|Dimensions||24 × 12 × 24 in|
Navajo Clown Dancer Katsina by Alfred Benally has a complex ceremonial role, giving wisdom and advice as well as poking fun at unacceptable behavior. They are generally amusing and do things that no Hopi or anyone else would want to be caught doing.
2 in stock
Navajo Clown Dancer Katsina. A very popular Kachina, he is easily recognized when painted with horizontal black and white stripes over his entire body. He is usually shown in a humorous pose, gorging on watermelon or some other food. There are many varieties of this Kachina. The Clown’s primary function is one of amusement for the audience during pauses in Kachina dancing or as a leavening for the seriousness of a major ceremony. Oftentimes there is an object lesson on improper behavior or a social commentary present in their skits and actions. This Clown is a harvester. He has his hoe and is watching over his corn and showing off his watermelons that are ripe.
15.25 in tall
Native American Hopi Kachina Dolls:
Hopi Katsinam are crafted to acknowledge celestial beings, significant animals to the Hopi people, and the ancestors who help with their harvest, raising their spirits as well as raising their children. The Hopi people believe that the Katsina dancers possess supernatural powers, though they are men from the village wearing masks and feathered costumes.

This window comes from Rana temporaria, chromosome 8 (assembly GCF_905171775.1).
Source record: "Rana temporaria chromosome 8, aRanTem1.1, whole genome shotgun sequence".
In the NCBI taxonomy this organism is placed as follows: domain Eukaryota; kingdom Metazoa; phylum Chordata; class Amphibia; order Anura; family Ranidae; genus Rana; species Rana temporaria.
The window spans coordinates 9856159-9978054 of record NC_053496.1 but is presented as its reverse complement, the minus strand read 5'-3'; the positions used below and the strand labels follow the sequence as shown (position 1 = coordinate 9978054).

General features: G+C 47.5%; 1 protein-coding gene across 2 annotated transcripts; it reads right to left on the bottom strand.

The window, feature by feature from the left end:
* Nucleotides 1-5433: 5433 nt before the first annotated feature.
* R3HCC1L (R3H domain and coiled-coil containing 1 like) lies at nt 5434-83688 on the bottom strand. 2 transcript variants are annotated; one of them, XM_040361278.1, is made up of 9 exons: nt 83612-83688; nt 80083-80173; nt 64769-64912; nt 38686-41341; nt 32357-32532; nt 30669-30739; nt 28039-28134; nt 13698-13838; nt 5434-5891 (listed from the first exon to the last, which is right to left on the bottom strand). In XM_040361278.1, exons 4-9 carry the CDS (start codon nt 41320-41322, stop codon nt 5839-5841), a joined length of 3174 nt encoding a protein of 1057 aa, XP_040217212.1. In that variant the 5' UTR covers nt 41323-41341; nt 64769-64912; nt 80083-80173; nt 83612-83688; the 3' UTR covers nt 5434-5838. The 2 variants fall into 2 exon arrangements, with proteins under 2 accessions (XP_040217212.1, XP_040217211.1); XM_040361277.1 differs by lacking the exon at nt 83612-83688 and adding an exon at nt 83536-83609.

There are hundreds of Hopi Katsinam, “personations” of supernatural beings, important animals and ancestors who help the Hopi people raise their crops, their children, and their spirits. The Katsina dancers are men wearing masks–each of which represents a particular Katsina–and paint and feathered costumes. Everyone in the village, aside from the children, knows that the Katsina dancers are actually men from the village, though Katsinam are still believed to have supernatural powers. Much of the value in these dances is found to be instructing the young. Hand carved and collector items. Signed and numbered.
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